ERIC Number: ED537694
Record Type: Non-Journal
Publication Date: 2001-Nov
Reference Count: 0
It's the Principal of the Thing!
Education Partnerships, Inc.
One of the fundamental truths of education is that effective schools are created and sustained largely through effective leadership. While it is possible for strong leaders to help a school overcome problems and weaknesses, rarely is it possible for a school to rise above its leadership in order to achieve success. Both education lore and research on leadership agree on one point: when it comes to creating effective schools, it's the principal of the thing that matters most. Beginning in the late 1970's, Ron Edmonds and Wilbur Brookover argued that strong leadership from the principal is the most important factor in schools that work--schools in which students learn and achieve. In the past twenty-five years, the definition of "strong leadership" has evolved from a traditional, take-charge style of influence to a more facilitative model. Despite this evolution, however, there are certain constants in the literature that define the effective principal. While these statements seem simple enough, each one is the tip of an iceberg of organizational, political, technical and educational complexity. Each of them interacts with all of the others in a web of tangled relationships that make the seemingly simple tasks of school leadership unimaginably complicated. Being a principal is not only the most important job in the school, it is also the most difficult...and often the loneliest. And it doesn't take a lot of research to come to those conclusions, either. All it takes is an hour in the principal's office.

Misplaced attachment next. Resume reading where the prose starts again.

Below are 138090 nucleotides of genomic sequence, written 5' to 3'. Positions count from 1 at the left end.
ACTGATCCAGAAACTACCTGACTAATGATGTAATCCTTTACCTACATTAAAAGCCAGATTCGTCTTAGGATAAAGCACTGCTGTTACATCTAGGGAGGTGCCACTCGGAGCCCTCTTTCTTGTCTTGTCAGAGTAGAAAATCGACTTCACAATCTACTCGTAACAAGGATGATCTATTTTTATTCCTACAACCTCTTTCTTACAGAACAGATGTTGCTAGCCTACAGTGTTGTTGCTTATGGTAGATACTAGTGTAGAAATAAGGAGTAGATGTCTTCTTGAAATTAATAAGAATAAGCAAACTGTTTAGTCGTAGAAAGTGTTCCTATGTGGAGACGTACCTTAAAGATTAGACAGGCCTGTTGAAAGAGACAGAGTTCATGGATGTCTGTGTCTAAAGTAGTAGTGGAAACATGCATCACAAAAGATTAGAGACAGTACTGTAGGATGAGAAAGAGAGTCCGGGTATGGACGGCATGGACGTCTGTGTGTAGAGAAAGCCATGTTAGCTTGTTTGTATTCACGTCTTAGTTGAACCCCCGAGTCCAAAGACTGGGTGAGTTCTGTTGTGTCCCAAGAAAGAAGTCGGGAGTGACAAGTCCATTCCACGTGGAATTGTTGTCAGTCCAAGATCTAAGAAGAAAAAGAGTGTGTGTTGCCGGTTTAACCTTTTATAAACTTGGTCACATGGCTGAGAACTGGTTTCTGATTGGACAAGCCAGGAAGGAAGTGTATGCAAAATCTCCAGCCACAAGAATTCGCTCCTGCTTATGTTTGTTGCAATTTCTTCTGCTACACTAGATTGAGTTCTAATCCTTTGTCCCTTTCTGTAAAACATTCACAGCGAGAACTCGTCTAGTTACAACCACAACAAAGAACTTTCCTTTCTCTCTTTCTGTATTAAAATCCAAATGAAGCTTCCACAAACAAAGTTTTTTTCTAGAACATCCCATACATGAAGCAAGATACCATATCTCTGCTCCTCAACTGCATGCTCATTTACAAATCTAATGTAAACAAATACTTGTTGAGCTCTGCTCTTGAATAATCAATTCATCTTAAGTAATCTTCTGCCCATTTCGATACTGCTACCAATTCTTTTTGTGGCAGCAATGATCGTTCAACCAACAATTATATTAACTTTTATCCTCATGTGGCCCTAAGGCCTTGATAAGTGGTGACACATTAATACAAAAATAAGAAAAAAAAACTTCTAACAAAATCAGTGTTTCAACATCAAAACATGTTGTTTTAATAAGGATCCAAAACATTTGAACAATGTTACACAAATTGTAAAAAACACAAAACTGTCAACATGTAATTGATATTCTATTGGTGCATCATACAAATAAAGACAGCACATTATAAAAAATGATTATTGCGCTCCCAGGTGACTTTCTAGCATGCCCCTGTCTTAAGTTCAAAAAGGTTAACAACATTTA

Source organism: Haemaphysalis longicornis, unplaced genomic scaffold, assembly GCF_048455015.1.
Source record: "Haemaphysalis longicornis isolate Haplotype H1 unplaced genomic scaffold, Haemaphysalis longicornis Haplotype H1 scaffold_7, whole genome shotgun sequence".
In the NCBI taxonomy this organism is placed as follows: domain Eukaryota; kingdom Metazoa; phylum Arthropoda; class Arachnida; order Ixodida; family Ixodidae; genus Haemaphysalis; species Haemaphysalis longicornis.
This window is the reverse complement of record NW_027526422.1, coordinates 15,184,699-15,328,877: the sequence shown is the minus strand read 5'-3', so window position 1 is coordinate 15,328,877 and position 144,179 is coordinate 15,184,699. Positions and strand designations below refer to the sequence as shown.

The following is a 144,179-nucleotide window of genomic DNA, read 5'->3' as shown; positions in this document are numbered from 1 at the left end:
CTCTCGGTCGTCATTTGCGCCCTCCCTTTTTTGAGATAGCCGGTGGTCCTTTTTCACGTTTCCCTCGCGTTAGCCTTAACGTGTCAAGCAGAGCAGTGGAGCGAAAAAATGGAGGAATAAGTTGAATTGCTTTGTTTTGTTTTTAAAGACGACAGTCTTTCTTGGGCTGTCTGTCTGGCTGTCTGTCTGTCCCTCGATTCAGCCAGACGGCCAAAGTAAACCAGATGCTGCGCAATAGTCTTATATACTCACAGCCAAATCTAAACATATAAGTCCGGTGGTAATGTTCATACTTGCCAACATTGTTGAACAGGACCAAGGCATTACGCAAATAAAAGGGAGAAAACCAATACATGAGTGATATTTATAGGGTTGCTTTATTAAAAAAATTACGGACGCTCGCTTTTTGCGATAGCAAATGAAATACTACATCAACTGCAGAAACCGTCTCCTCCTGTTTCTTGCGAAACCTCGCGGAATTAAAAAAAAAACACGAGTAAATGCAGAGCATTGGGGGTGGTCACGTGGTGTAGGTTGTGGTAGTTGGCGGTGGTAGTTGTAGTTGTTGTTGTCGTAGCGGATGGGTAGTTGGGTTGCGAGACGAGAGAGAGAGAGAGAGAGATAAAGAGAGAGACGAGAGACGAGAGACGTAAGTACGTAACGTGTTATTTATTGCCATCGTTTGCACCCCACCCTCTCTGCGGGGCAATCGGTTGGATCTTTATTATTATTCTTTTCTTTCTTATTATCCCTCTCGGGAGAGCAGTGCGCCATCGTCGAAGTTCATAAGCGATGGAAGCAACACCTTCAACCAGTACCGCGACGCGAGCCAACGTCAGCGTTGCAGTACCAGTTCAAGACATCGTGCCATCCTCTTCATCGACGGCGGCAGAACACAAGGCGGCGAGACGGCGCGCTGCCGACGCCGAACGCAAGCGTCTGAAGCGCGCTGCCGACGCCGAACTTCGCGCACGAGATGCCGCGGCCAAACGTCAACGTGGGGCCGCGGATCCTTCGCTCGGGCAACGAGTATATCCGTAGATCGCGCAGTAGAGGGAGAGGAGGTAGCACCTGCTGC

Descriptors: Leadership Effectiveness, Instructional Leadership, School Effectiveness, Administrator Role, Principals, Leadership Responsibility, Educational History, Teacher Persistence, Work Environment, Leadership Styles
Education Partnerships, Inc. Web site: http://www.educationpartnerships.org
Publication Type: Reports - Descriptive
Education Level: Elementary Secondary Education
Authoring Institution: Education Partnerships, Inc. (EPI)